Tax residence questionnaire has expensive consequences
3 August 2010
The New Zealand Institute of Chartered Accountants (NZICA) recommends that people leaving the country for an extended or indefinite period of time seek professional advice before completing Inland Revenue's residence questionnaire form IR886.
Inland Revenue uses the information to decide whether a person remains a New Zealand resident for tax purposes, or becomes a non-resident. If you continue to be resident, you continue to be taxed in New Zealand on your worldwide income.
Craig Macalister, NZICA's tax director, said completing the form wrongly could have expensive consequences for taxpayers.
"People do not understand what factors are used by Inland Revenue in making the residence determination. As a result, they may inadvertently leave out or misrepresent material facts that may alter the outcome."
"Once Inland Revenue makes an interpretation on your residence status, it can be very expensive to challenge," said Mr Macalister.
NZICA has recently fielded a number of complaints from its tax agent members on this issue. The tax agents have been approached by people who have completed the form and then been told by Inland Revenue that they remain New Zealand residents.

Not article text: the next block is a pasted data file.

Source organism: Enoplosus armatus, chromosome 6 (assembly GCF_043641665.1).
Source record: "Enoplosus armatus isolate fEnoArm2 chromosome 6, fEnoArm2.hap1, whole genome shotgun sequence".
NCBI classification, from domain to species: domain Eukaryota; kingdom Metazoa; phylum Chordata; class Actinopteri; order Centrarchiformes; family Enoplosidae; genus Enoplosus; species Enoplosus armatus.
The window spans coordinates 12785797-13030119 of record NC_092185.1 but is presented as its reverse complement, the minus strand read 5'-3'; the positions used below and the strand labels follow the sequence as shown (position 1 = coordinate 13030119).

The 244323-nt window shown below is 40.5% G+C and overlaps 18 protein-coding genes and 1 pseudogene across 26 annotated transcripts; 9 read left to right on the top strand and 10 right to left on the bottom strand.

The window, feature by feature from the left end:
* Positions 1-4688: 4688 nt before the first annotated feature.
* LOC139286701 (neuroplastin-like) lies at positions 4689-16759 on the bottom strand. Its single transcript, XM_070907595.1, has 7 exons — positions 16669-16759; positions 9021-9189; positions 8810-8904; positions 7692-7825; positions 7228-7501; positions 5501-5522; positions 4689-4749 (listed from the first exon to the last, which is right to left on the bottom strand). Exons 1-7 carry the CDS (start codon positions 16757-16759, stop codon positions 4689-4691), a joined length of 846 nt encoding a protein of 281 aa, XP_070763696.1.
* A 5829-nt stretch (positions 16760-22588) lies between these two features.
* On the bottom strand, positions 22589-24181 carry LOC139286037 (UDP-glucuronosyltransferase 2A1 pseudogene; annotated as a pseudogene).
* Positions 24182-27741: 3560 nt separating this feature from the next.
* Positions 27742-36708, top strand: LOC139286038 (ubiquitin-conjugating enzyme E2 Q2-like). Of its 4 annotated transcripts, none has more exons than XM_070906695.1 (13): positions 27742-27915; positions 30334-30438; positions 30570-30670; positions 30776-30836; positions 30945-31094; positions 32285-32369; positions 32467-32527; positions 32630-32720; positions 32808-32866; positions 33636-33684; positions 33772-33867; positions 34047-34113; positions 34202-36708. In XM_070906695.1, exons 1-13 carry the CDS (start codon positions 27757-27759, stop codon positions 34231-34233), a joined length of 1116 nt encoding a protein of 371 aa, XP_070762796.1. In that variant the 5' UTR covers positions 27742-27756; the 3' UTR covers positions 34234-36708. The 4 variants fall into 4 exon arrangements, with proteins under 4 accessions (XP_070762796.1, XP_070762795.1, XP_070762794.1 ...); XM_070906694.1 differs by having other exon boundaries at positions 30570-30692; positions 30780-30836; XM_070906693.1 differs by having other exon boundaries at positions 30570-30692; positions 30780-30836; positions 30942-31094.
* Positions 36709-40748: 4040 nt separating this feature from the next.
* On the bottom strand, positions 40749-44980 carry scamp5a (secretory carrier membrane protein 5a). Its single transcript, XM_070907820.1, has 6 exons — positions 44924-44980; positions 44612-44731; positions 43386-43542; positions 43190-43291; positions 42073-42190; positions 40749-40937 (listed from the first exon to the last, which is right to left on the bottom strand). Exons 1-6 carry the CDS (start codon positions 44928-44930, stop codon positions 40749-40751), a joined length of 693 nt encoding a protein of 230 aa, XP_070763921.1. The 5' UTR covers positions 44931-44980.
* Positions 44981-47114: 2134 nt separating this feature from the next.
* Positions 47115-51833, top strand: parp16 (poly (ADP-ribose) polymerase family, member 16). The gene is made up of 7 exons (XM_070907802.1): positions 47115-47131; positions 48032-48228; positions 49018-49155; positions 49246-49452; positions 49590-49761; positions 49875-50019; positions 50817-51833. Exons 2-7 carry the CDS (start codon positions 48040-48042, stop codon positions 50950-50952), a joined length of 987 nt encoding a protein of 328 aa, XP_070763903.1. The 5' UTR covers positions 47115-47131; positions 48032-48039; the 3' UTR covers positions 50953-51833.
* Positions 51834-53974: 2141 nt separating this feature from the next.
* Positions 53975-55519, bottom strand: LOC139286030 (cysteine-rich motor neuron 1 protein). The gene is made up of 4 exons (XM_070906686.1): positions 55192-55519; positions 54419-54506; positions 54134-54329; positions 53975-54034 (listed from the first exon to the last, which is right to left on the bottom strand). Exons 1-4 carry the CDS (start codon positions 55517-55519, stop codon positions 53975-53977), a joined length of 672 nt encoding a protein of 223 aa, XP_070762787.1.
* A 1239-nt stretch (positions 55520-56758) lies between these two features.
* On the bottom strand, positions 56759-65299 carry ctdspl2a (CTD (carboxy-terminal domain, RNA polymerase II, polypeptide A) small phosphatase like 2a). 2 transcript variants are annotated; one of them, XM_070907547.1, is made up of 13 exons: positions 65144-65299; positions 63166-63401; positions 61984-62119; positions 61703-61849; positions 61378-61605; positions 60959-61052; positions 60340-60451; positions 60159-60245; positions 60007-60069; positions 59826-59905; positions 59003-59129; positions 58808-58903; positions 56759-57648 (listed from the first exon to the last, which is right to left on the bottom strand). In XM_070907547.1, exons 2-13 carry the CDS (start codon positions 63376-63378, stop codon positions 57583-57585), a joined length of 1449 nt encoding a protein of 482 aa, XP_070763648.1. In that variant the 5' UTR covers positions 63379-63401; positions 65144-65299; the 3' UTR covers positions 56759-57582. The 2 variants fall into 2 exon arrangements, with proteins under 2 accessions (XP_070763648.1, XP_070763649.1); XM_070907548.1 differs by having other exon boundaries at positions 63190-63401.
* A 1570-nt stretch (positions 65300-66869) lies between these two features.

"The Inland Revenue reply is a legal document that, left unchallenged, may mean the taxpayer is bound to that outcome. Further, if the affected person wants to challenge that decision, it will cost considerably more than if they had sought professional advice in the first place."
"We are aware of situations that have cost $2,500 to challenge Inland Revenue's reply. That is a lot of money to pay for an innocent error," said Mr Macalister. "We are also aware that Inland Revenue's decisions are inconsistent: two taxpayers in very similar scenarios can be treated differently."
Mr Macalister is concerned that this is an example of Inland Revenue unnecessarily putting taxpayers to additional costs.
"This issue can be very easily addressed, but Inland Revenue seems to be quite content with the current practice. If you are thinking about filling in this form, we recommend you seek professional advice," he said.